France · travel

Christmas in Europe: The Alsatian Wine Trail

Where I Went:

We followed a brief Alsatian wine trail, hugging the French border and stopping at a handful of little towns along the way. Obernai was first, followed by Riquewhir, Egguisheim, and Colmar.


Obernai had three to four small markets in connected squares, each one offering something different from the others. One was primarily for children with a tent for adults to warm up next to the carousel. Another was all food- which Obernai is famous for- chesnuts, pates, potted mushrooms, soft cheeses, meats, and candies. Another was full of ciders, wines, beers- hot and cold. The main square had a large Christmas tree decorated with fruits beside a stable with donkeys and sheep. It was surrounded by ornament stalls of little handmade fairies in French fabrics, copper geometric modern ornaments, and traditional burned wood. Everything was lovely and small- perfect for a carry-on and perfect to just treasure in the tiny sweetness of it all.IMG_20151206_152836.jpgIMG_20151206_150011.jpgIMG_20151206_145803.jpg

Obernai’s shutter ladies


At the petting zoo in the town square

Riquewhir was situated further down the Alsatian Wine Trail, tucked behind even smaller towns each vying for attention. In hindsight, it is probably best enjoyed during the week as on the weekends it is absolutely flooded with tour buses and visitors. There is no central market, just snaking cobblestone avenues lined with vendors. At the end of each street, we felt we had reached the limit, only to turn and see another winding road. Being a slightly larger town, Riquewhir’s regular shops stayed open past usual hours and are not to be missed. Traditional pottery and beautiful textiles abound as well as Eau de Vie shops with lots of samples. I figured this town was most likely to be selling touristy knick-knacks but, for the most part, this was not the case and actually here was where I picked up some of my best souvenirs. Plenty of stalls sold soft cheeses and cured meats along with hot pressed sandwiches, red and white gluhwein, hot cider, and enormous baguettes. Most of these seemed geared towards locals or residents of the EU as outsiders would have no way of transporting these goods home. Beautifully wrought marzipan fruits and vegetables overflowed one stall which stood next to the chestnut roaster and the glaced fruit stall. In terms of goods, Riquewhir’s were the most unique- bordering an upscale craft show. Much of it was locally produced and none of it was seen in any other town we visited- so if you go and you like something, buy it! You likely won’t see it again.

Not a bad parking spot!



Nestled further south (and further seated within the hills), we reached Egguisheim as the sun was setting. We had attempted Kaysersberg (which has lots of lovely reviews) but after being shooed away from all available parking, we gave up and headed here. Virtually no crowds were to be found in Egguisheim and truly it felt like purely locals visited the markets. The town itself is quite small and it hosted very few stalls- some of which were incredibly kitschy- but there were some highlights. For traditional straw crafts, they were only spotted here. They also had local liqueur, vinegar, and oil producers along with wonderful busking musicians. The square was lit up with a nativity with a glowing purple church behind it all. A bit quirky and a good short stop on the way to Colmar.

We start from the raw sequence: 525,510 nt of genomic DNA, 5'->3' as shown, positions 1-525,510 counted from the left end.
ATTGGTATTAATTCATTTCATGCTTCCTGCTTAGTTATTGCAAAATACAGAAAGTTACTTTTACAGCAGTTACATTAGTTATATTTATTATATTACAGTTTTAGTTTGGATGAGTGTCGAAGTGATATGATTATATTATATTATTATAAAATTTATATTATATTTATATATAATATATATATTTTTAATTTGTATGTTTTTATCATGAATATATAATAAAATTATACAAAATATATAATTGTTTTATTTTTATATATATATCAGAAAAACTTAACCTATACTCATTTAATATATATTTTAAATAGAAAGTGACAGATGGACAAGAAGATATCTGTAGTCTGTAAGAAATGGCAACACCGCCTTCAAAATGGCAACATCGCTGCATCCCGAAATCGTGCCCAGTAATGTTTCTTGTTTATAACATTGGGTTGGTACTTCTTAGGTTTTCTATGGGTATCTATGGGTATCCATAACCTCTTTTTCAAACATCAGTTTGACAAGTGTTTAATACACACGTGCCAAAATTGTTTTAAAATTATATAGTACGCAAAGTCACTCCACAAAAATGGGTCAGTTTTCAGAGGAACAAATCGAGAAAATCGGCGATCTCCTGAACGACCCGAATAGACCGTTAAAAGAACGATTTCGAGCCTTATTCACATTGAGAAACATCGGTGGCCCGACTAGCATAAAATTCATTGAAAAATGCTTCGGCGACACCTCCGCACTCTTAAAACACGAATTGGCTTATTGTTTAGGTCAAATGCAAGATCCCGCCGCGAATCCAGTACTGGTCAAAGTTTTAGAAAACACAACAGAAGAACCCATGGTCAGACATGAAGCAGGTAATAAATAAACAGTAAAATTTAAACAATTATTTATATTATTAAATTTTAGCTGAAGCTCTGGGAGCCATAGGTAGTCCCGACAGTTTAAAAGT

Colmar was the largest of the cities we visited and probably our least favorite. Many people love Colmar, and perhaps it is better appreciated during the Spring and Summer or at the very least at dusk rather than when quite dark. In any case, it was a bit of a fiasco getting in which put a major damper on our moods. Surprisingly, there were more English speakers in the smaller towns than Colmar and navigating became a bit tricky with so few people understanding what we were asking (pantomiming seemed to help!). There are numerous markets at different squares in Colmar, each selling fairly similar things: pressed cookies, soaps, candles, laser cut wood ornaments, and the like. We ate at an unassuming restaurant off the main square and had a sort of skillet hash- ham, onions, hash browns, mushrooms- all swimming in a hollandaise-type sauce. Not bad, not great but huge portions. It was probably the least favorite of the towns we visited but with a grain of salt that 1) it was our last stop and we were tired, 2) it had gotten considerably colder, and 3) larger cities really stress my mom out. Take away those few things and the city was, in all honesty, charming in its austerity, jovial with its large carousel and skating rink, and full of perfectly good, local trinkets.




 The French Haul:


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